It can be daunting to jump into differentiation when there are so many different ways to do it and seemingly endless possibilities for each student. But don’t worry, differentiation doesn’t have to be hard! In this post, we’ll share three easy ways to start differentiating assessments and student products in your classroom. Let’s get started!
Differentiating Assessments and Student Products According to Student Readiness
One way you can differentiate assessments and student products is according to student readiness. By doing this, you can target assessments to meet the needs of all learners in the classroom. Readiness levels can vary widely from student to student, so it is essential to have various options available.
Before you panic, this does not mean that you must create multiple assessments or projects. It simply means that you work to provide different scaffolds for your students. For example, maybe you allow a student who struggles with multiplication facts to use a multiplication chart when they are completing a long division assignment. This would allow you to actually assess what the student understands about division, not their struggles with math facts.
Another way to differentiate products for readiness would be to provide checklists for students. For example, if the goal was for students to create a graph from data, you could provide a checklist of the items needed to create a graph. They are still responsible to create and implement the graph components, and a checklist could help them do so successfully. Not every student would need this checklist, but it is a great way to differentiate for the students that do.
These strategies would allow you to meet students where they are. They also provide you with a deeper understanding of what the student has learned.
Differentiating Assessments and Student Products According to Student Interest
When it comes to differentiating assessments, one size does not necessarily fit all. Instead, we need to consider the individual interests of our students when designing assessments and projects. In math, this can sometimes be challenging. Often times we give assessments that only have equations or word problems with one correct answer. But there are some ways we can differentiate math products according to our student’s interests.
One of my favorite ways to differentiate according to student interest in math is with math pictures. Math pictures allow students to create an artistic representation of the math they completed.
Here’s how a math picture works. Students receive the problem-solving page and solve the problems to discover how many of each item they need to draw. For example, the problem might say, “Draw a candy store with 2×2 windows. Draw 4×5 colorful lights around each window.” Students would solve the problems and then draw the design based on the solutions. Students are so engaged and interested in the design that they don’t even notice all the math they have to do to create the design.
Math pictures are a great way to assess decimal operations and multiplication and division math facts skills. They are themed according to each month and include a variety of holiday and non-holiday pictures. Math pictures are the perfect activity for early finishers, math centers, and even assessments. Check them out below!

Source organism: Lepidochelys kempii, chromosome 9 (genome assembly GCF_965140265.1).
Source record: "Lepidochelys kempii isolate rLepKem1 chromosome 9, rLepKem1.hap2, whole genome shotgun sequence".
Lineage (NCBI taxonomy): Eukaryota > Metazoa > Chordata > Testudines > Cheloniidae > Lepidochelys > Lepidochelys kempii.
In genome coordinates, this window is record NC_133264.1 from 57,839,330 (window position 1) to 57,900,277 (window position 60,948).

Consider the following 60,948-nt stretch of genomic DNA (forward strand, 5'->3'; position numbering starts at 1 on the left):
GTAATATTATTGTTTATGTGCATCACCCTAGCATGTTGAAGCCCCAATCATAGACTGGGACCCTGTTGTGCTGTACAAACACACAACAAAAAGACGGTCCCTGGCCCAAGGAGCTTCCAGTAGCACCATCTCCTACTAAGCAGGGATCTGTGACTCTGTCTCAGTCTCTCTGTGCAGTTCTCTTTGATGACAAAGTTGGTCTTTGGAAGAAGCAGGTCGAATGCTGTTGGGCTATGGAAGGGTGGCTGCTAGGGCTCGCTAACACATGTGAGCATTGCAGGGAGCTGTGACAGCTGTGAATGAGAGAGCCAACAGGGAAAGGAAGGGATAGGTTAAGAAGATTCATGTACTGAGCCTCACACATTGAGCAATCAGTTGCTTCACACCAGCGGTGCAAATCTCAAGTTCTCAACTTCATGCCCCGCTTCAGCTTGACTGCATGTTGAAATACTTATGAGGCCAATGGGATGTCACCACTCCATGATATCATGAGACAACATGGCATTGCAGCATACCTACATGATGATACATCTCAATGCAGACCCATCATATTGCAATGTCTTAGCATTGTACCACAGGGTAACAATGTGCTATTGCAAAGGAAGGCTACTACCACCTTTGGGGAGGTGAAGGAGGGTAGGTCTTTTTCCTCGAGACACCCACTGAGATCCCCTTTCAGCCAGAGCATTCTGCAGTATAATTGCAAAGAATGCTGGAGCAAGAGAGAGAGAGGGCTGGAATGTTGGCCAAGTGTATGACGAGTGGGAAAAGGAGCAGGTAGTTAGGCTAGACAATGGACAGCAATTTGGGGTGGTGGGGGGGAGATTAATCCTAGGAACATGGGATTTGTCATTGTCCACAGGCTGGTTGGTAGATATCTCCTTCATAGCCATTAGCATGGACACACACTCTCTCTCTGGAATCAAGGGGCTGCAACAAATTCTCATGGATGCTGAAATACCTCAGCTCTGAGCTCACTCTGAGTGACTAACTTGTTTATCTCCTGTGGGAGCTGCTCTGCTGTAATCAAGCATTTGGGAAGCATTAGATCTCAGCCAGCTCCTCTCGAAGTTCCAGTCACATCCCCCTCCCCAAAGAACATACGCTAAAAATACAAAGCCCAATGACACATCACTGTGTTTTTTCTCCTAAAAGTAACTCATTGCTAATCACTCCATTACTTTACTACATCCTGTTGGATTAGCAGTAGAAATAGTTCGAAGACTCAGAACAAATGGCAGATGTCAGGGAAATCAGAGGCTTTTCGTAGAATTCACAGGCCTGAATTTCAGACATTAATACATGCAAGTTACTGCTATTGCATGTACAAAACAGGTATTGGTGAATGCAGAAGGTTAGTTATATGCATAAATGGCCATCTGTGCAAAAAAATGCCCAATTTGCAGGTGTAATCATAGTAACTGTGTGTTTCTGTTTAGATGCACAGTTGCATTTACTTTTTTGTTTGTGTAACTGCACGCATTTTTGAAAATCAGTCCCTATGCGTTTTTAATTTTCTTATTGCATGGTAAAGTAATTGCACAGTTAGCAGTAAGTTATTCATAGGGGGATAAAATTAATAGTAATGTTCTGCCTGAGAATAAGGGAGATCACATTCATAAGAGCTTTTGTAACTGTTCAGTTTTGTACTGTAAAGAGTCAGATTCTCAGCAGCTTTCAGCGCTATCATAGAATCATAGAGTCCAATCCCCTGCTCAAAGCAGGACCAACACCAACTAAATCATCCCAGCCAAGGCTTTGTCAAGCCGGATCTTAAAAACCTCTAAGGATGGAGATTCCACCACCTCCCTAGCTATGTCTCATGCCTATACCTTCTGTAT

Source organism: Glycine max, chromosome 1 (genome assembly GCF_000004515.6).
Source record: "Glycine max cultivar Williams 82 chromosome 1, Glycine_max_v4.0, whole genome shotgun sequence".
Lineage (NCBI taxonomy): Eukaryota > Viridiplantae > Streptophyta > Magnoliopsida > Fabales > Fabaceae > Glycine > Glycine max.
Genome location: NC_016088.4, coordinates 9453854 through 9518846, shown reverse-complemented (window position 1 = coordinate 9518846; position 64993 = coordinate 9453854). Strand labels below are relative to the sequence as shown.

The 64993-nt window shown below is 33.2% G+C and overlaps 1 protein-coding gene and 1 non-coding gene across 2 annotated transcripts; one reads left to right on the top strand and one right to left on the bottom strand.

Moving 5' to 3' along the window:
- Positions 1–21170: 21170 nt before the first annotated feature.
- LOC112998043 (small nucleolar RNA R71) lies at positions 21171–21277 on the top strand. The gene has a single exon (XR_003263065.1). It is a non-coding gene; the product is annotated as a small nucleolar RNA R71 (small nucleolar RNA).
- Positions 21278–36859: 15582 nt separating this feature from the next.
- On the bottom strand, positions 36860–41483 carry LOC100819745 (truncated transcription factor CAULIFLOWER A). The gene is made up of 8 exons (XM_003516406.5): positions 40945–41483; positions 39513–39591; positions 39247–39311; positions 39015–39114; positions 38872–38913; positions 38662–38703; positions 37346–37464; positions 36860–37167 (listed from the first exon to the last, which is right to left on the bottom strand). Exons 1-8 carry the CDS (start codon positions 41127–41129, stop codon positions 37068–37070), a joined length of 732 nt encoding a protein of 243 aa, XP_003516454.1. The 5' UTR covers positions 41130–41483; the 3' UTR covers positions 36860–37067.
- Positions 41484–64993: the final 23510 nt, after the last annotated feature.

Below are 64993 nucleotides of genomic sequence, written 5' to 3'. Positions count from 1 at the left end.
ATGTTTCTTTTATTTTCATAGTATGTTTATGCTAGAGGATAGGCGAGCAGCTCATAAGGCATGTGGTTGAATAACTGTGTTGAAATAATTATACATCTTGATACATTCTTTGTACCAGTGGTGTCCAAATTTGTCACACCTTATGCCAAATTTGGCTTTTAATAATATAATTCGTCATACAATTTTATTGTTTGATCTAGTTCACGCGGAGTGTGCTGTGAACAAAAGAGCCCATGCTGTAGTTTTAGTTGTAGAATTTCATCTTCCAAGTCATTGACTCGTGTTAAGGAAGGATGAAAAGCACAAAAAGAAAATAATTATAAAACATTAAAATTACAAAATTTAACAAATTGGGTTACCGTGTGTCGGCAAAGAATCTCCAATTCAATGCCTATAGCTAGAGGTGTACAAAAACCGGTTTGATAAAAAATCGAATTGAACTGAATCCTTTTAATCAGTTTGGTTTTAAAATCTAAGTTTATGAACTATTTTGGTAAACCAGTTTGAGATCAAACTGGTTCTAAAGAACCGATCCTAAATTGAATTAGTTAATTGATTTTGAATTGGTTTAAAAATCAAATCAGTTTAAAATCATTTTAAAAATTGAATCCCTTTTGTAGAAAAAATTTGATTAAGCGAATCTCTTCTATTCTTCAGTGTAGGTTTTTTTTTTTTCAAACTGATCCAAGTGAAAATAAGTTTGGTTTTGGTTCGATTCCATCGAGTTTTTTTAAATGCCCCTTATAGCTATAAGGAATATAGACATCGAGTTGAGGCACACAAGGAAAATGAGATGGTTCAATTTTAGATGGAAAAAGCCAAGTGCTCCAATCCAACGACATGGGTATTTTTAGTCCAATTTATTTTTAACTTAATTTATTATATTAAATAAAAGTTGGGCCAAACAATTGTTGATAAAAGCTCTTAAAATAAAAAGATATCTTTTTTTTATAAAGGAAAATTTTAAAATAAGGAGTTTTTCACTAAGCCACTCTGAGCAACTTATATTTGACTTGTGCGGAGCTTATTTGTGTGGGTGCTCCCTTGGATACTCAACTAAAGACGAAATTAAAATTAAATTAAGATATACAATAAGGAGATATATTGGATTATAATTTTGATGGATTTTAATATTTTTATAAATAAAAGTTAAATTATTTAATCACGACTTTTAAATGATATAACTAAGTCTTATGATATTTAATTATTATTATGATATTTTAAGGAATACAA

By differentiating assessments and products according to student interests, you can ensure that your students are adequately challenged and engaged with the material.
Differentiating Assessments and Student Products According to Student Profile
Ultimately the purpose of an assessment or product is to allow students to show us what they have learned. Differentiating assessments and student products according to student profile can be a helpful way to ensure that all students are able to show what they know in a way that works best for them.
For example, a student who is strong in visual learning may benefit from creating a poster or using a graphic organizer to represent what they have learned, while a student who is strong in kinesthetic learning may benefit from role-playing or creating a 3D model.
But what if you need to give an actual paper and pencil assessment? How can you differentiate assessments according to student profiles? Consider the environment. Some students may test well in their desks, while others may need a little more space and the floor with a clipboard would make a good testing environment for them. You also could provide more frequent breaks or even chunk an assessment for students, so they are not overwhelmed with the entire assessment at one time.
By differentiating both assessments and student products according to student profiles, you can create a learning environment that is more inclusive and accommodating to the diverse needs of your students.
Differentiating assessments and student products according to readiness, interests, and student profiles can help you better meet the needs of all your students. If you’re not sure where to start, try one of these new strategies out today. Differentiation doesn’t have to be complicated or time-consuming – small changes can make a big difference for your students. And if you’re looking for more information on differentiation, be sure to check out these posts about differentiating content and differentiating process. Who knows, you might just find that differentiating is easier than you thought!
P.S. Are you interested in learning more about implementing differentiation strategies in your classroom? Download this free differentiation guide to help get you started!